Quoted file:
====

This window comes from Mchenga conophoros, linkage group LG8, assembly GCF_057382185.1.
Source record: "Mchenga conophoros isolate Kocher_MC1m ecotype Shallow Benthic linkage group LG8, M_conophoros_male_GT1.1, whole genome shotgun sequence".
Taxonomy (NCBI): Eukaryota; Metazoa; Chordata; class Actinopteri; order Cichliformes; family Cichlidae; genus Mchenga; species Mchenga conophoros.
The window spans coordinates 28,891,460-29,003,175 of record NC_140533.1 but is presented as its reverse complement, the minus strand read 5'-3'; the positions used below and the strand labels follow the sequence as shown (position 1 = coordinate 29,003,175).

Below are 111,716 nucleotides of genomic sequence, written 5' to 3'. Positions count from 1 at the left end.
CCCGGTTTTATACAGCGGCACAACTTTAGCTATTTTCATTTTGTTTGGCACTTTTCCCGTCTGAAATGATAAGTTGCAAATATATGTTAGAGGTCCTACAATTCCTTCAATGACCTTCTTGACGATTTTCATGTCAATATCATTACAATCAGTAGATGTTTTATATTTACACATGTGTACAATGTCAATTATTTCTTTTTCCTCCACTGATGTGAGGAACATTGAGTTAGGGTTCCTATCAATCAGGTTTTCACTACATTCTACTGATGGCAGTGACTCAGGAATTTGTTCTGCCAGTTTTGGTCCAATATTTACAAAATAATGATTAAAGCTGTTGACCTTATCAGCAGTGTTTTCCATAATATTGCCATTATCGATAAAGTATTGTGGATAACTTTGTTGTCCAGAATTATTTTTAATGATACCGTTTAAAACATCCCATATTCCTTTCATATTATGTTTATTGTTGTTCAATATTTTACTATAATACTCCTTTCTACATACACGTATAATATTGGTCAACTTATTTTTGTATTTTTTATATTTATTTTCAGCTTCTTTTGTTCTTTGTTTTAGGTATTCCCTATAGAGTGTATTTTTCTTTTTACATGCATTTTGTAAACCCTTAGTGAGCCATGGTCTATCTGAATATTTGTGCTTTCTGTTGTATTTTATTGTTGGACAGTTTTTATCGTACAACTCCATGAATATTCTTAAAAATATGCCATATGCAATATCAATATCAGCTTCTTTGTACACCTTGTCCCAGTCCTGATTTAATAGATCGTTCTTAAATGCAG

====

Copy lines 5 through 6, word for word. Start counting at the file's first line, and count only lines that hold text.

Below are 111,716 nucleotides of genomic sequence, written 5' to 3'. Positions count from 1 at the left end.
CCCGGTTTTATACAGCGGCACAACTTTAGCTATTTTCATTTTGTTTGGCACTTTTCCCGTCTGAAATGATAAGTTGCAAATATATGTTAGAGGTCCTACAATTCCTTCAATGACCTTCTTGACGATTTTCATGTCAATATCATTACAATCAGTAGATGTTTTATATTTACACATGTGTACAATGTCAATTATTTCTTTTTCCTCCACTGATGTGAGGAACATTGAGTTAGGGTTCCTATCAATCAGGTTTTCACTACATTCTACTGATGGCAGTGACTCAGGAATTTGTTCTGCCAGTTTTGGTCCAATATTTACAAAATAATGATTAAAGCTGTTGACCTTATCAGCAGTGTTTTCCATAATATTGCCATTATCGATAAAGTATTGTGGATAACTTTGTTGTCCAGAATTATTTTTAATGATACCGTTTAAAACATCCCATATTCCTTTCATATTATGTTTATTGTTGTTCAATATTTTACTATAATACTCCTTTCTACATACACGTATAATATTGGTCAACTTATTTTTGTATTTTTTATATTTATTTTCAGCTTCTTTTGTTCTTTGTTTTAGGTATTCCCTATAGAGTGTATTTTTCTTTTTACATGCATTTTGTAAACCCTTAGTGAGCCATGGTCTATCTGAATATTTGTGCTTTCTGTTGTATTTTATTGTTGGACAGTTTTTATCGTACAACTCCATGAATATTCTTAAAAATATGCCATATGCAATATCAATATCAGCTTCTTTGTACACCTTGTCCCAGTCCTGATTTAATAGATCGTTCTTAAATGCAG